The object of this invention is to provide a dry cleaning-process in which the water soluble soil and the water'spots are removed as a part of the dry cleaning operation and simultaneously therewith. It is also the object of this invention to provide a fabric cleaning process in which the fabrics are not only dry cleaned, but in which the. appearance of the fabrics, particularly the brightness of the colors and the texture of the finish, are materially improved.
The invention comprises adding moisture to the fabrics-by subjecting them to a predetermined and controlled humidiflcation preceding the conventional dry cleaning. Inasmuch as different textile fibers are sensitive to moisture to different degrees, and likewise absorb moisture to different extents, and at different rates, it may be found desirable for obtaining the very best results on specific types of fabric to perform a fabric sorting step antecedent to the humidiiication in order to segregate the fabrics into batches of relatively uniform moisture absorbing properties.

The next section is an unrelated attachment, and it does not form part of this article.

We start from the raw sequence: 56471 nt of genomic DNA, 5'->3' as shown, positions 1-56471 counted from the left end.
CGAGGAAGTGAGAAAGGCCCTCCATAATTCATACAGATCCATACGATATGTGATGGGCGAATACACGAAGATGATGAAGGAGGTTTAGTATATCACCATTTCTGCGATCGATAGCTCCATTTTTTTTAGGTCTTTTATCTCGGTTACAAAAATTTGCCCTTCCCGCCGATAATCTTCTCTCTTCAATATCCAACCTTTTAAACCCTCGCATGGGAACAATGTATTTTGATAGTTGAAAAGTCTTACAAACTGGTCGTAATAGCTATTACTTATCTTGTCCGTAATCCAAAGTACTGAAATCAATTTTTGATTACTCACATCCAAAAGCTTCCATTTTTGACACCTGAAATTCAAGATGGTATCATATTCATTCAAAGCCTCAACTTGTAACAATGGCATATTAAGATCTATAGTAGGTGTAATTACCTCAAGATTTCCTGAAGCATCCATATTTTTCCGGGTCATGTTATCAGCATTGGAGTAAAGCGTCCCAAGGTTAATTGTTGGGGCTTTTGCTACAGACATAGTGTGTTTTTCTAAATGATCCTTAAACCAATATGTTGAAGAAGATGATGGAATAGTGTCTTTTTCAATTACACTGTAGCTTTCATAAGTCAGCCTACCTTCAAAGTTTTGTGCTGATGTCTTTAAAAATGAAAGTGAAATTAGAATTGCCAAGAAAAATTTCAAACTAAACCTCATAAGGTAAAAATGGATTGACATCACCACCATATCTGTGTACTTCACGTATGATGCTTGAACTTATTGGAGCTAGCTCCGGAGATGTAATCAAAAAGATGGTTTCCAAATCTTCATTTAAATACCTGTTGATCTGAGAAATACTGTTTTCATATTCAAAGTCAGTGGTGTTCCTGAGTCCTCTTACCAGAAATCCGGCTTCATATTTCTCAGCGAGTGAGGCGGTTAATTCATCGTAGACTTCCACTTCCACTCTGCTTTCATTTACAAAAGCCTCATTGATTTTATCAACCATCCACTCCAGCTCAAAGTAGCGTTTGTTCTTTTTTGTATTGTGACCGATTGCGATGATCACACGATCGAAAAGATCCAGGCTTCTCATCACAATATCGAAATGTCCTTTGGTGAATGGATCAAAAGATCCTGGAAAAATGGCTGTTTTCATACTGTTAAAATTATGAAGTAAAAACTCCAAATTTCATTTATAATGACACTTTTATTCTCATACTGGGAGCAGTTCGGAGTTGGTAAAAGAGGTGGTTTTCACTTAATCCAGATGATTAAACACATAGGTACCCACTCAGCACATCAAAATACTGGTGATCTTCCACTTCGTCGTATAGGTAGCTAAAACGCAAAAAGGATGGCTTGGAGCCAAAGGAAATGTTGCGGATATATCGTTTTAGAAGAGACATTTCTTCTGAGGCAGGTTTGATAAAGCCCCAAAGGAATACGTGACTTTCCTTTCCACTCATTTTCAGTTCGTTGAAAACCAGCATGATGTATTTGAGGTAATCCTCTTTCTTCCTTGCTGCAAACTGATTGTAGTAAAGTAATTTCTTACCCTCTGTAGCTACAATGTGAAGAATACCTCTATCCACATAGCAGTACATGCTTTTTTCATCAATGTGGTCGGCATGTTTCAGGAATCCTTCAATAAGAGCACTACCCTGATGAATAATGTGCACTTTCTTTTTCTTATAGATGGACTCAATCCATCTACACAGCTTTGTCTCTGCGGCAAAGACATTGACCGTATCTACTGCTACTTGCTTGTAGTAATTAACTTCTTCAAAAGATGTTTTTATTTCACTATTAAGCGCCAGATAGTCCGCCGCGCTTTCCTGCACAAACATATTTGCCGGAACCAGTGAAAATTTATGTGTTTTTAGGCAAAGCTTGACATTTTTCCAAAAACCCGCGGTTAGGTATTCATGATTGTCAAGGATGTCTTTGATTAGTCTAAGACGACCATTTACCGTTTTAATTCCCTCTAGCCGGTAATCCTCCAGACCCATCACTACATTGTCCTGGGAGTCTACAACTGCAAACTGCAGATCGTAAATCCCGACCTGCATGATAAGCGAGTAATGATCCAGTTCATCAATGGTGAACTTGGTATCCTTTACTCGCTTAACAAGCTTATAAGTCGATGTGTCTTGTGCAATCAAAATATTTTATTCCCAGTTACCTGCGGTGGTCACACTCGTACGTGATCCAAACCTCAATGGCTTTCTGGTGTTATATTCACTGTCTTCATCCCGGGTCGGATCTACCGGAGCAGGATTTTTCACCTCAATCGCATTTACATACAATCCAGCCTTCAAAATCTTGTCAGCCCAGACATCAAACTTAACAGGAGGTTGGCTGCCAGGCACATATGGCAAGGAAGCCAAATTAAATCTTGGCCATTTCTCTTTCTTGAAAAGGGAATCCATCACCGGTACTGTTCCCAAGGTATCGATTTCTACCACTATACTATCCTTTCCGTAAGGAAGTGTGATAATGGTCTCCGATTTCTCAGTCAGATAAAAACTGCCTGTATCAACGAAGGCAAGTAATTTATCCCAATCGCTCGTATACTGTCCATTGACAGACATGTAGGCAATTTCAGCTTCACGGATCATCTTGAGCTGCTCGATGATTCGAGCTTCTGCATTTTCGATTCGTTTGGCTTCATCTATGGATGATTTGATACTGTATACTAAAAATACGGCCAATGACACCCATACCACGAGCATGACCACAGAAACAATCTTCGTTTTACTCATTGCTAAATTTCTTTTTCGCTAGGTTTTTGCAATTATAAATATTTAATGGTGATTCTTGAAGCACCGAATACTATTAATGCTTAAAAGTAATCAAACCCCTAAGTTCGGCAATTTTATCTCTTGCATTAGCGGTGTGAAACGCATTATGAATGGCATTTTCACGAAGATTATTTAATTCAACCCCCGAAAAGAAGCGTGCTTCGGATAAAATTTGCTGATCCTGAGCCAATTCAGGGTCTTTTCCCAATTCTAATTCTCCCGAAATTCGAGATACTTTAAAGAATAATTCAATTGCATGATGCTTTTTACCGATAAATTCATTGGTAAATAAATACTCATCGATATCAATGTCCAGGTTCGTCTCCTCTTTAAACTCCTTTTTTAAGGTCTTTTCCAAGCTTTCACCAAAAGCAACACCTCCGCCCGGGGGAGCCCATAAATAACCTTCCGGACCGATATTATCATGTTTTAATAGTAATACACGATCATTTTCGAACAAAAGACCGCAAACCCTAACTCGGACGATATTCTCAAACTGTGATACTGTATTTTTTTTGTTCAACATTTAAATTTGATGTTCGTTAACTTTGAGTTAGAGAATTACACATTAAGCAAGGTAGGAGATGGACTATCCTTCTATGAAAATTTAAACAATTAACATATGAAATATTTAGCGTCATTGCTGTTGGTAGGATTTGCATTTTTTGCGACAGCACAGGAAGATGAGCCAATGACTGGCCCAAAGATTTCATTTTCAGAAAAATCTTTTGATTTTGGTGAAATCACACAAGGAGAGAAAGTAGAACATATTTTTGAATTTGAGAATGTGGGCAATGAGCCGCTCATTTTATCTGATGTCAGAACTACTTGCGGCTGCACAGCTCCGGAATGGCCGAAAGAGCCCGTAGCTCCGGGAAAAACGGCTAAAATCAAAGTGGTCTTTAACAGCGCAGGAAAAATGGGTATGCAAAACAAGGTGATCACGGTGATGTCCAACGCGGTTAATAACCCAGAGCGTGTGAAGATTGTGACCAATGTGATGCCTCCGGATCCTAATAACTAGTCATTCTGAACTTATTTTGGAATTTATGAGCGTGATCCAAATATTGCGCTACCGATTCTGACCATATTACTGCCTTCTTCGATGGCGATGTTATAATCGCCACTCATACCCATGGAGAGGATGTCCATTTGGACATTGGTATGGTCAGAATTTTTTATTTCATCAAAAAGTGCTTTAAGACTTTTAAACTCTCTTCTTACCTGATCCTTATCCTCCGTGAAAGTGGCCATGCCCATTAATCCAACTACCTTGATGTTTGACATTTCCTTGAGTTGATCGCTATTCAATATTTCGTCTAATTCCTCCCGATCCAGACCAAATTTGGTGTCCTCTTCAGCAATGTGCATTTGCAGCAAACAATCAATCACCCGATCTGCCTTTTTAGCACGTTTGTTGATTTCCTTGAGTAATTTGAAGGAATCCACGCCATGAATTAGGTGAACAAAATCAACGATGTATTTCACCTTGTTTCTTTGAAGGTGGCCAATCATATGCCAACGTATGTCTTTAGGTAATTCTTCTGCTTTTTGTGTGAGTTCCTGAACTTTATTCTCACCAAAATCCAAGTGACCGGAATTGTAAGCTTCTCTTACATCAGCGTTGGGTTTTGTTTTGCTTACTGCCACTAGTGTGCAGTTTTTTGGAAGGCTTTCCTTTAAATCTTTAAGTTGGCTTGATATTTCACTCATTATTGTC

Generally speaking, the humidifloation step of this process is exemplified by subjecting the fabrics at a temperature of approximately 75 F. to an atmosphere having a relative humidity of 60% to 90% for a period of between 20 and 40 minutes. The production and maintenance of an atmosphere of any desired or given humidity is well within the skill of the air-conditioning art so no disclosure is made herein in regard to methods or apparatus for creating, maintaining and controlling the relative humidity. It is, of course, desirable that a. batch of fabrics of known moisture sensitivity be segregated in an atmosphere of predetermined relative humidity and that the.